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Critical Evaluation of Three Journal Articles on the Effects of Imprisonment

| August 18, 2016

This review will seek to establish the extent of the pro-social attributes offenders possess, and how these can be of use to the rehabilitation process. Offenders’ strengths have received relatively little attention in the literature, but strengths-based approaches show promising signs for criminal desistance, and as such deserve investigation. The first article under consideration (Aresti, Eatough and Brooks-Gordon, 2010) investigates reformed ex-offenders experiences in the community following release from prison. The study particularly sought to map the underlying psychological change, which comes with lasting desistance from crime. The findings were that criminal desistance seemed to be facilitated by a change to a pro-social identity and the attainment of meaningful employment. The change in identity was typically a positive experience, although participants struggled against their label of ex-offender when establishing this new place in society for themselves. They typically explained their past offending behaviour using whatever seems most plausible to them, such as mental illness or drug abuse, and thus distanced themselves from the offending behaviour.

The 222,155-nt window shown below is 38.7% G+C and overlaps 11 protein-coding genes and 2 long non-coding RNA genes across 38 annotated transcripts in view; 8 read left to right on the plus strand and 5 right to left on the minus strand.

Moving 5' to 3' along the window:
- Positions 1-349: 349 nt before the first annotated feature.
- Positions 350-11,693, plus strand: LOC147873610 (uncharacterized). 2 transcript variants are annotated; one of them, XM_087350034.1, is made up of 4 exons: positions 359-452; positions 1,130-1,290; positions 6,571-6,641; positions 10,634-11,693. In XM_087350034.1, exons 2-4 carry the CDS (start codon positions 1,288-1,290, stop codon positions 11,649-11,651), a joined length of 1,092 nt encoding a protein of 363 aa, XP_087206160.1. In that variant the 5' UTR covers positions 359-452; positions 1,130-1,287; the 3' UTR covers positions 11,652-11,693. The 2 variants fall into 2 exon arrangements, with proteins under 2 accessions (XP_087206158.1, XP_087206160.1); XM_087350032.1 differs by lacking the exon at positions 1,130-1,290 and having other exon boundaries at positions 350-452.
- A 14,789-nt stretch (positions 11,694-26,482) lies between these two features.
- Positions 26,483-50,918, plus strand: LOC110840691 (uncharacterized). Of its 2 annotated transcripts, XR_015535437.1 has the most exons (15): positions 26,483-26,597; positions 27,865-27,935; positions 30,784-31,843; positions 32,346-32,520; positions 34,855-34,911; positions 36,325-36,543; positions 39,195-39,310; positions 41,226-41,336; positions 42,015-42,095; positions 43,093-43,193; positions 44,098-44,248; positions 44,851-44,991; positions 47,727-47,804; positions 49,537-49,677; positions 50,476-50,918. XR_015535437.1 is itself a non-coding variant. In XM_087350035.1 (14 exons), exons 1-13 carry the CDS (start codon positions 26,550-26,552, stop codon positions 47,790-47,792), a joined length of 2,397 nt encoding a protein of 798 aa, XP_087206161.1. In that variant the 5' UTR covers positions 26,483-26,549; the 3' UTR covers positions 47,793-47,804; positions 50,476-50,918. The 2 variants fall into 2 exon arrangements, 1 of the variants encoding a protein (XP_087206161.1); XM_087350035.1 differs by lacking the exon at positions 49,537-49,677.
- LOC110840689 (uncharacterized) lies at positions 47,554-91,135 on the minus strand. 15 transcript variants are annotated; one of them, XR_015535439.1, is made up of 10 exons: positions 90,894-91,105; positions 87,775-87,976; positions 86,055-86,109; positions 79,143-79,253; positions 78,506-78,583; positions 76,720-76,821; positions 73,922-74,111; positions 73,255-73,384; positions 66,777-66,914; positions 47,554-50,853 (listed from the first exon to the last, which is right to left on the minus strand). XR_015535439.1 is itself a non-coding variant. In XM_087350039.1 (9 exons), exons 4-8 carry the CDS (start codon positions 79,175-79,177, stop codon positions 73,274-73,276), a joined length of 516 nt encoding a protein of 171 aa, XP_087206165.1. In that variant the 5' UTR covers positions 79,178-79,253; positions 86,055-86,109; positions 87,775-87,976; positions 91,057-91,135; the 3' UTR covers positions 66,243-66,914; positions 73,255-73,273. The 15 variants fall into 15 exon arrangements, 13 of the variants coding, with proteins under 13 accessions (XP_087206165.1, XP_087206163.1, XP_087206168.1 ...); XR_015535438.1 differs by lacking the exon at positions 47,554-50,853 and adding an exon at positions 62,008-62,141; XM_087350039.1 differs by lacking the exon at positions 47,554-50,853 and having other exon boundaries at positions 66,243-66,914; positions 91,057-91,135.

Participants were five male ex-offenders, who took part in semi-structured interviews. This method would also uncover specific subjective nuances conveyed by ex-prisoners about what caused them to fully embrace an identity shift. Although the sample size was very small, and extensive data obtained from five people can hardly be used to speculate on ubiquitous effects. Inclusion criteria were implemented to ensure that the participants had sufficiently similar experience of criminal justice and shared a motivational drive to reform. This strategy eliminates confounding variables but limits the applicability of findings to the group best described by the attributes of the participants.